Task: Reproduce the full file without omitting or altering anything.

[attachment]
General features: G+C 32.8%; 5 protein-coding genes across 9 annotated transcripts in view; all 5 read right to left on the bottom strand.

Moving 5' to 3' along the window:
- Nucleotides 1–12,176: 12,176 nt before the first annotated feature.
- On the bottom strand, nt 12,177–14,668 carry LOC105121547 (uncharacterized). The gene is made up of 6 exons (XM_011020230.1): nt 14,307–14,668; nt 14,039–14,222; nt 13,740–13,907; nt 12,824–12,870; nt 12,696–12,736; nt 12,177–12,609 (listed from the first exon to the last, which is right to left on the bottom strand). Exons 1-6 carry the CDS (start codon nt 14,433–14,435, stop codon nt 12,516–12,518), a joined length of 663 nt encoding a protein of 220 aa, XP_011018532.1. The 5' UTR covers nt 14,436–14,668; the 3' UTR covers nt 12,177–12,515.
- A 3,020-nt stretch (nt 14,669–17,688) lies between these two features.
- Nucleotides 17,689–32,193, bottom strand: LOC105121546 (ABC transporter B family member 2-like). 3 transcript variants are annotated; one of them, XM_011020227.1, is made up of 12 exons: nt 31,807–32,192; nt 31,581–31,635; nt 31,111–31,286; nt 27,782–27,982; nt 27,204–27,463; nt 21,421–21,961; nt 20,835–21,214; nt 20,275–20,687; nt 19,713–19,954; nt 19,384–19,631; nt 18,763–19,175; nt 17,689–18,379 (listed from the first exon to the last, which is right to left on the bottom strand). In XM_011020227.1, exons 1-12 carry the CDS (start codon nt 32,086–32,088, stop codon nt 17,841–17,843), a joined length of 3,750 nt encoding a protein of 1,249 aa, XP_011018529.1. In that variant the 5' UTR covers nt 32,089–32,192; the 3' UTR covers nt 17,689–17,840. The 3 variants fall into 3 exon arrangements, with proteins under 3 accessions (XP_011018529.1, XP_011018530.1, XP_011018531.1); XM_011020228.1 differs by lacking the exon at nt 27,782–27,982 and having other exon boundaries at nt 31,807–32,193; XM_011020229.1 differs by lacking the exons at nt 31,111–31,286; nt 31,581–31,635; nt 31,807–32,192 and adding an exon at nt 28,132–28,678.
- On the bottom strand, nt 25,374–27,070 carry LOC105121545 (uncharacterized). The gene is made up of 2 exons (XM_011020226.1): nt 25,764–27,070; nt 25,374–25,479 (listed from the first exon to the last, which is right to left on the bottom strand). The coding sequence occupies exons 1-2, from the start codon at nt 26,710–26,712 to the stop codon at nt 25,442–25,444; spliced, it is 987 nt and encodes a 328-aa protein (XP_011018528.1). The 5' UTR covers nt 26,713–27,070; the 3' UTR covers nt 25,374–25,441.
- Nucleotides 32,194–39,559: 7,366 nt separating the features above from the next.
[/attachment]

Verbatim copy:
General features: G+C 32.8%; 5 protein-coding genes across 9 annotated transcripts in view; all 5 read right to left on the bottom strand.

Moving 5' to 3' along the window:
- Nucleotides 1–12,176: 12,176 nt before the first annotated feature.
- On the bottom strand, nt 12,177–14,668 carry LOC105121547 (uncharacterized). The gene is made up of 6 exons (XM_011020230.1): nt 14,307–14,668; nt 14,039–14,222; nt 13,740–13,907; nt 12,824–12,870; nt 12,696–12,736; nt 12,177–12,609 (listed from the first exon to the last, which is right to left on the bottom strand). Exons 1-6 carry the CDS (start codon nt 14,433–14,435, stop codon nt 12,516–12,518), a joined length of 663 nt encoding a protein of 220 aa, XP_011018532.1. The 5' UTR covers nt 14,436–14,668; the 3' UTR covers nt 12,177–12,515.
- A 3,020-nt stretch (nt 14,669–17,688) lies between these two features.
- Nucleotides 17,689–32,193, bottom strand: LOC105121546 (ABC transporter B family member 2-like). 3 transcript variants are annotated; one of them, XM_011020227.1, is made up of 12 exons: nt 31,807–32,192; nt 31,581–31,635; nt 31,111–31,286; nt 27,782–27,982; nt 27,204–27,463; nt 21,421–21,961; nt 20,835–21,214; nt 20,275–20,687; nt 19,713–19,954; nt 19,384–19,631; nt 18,763–19,175; nt 17,689–18,379 (listed from the first exon to the last, which is right to left on the bottom strand). In XM_011020227.1, exons 1-12 carry the CDS (start codon nt 32,086–32,088, stop codon nt 17,841–17,843), a joined length of 3,750 nt encoding a protein of 1,249 aa, XP_011018529.1. In that variant the 5' UTR covers nt 32,089–32,192; the 3' UTR covers nt 17,689–17,840. The 3 variants fall into 3 exon arrangements, with proteins under 3 accessions (XP_011018529.1, XP_011018530.1, XP_011018531.1); XM_011020228.1 differs by lacking the exon at nt 27,782–27,982 and having other exon boundaries at nt 31,807–32,193; XM_011020229.1 differs by lacking the exons at nt 31,111–31,286; nt 31,581–31,635; nt 31,807–32,192 and adding an exon at nt 28,132–28,678.
- On the bottom strand, nt 25,374–27,070 carry LOC105121545 (uncharacterized). The gene is made up of 2 exons (XM_011020226.1): nt 25,764–27,070; nt 25,374–25,479 (listed from the first exon to the last, which is right to left on the bottom strand). The coding sequence occupies exons 1-2, from the start codon at nt 26,710–26,712 to the stop codon at nt 25,442–25,444; spliced, it is 987 nt and encodes a 328-aa protein (XP_011018528.1). The 5' UTR covers nt 26,713–27,070; the 3' UTR covers nt 25,374–25,441.
- Nucleotides 32,194–39,559: 7,366 nt separating the features above from the next.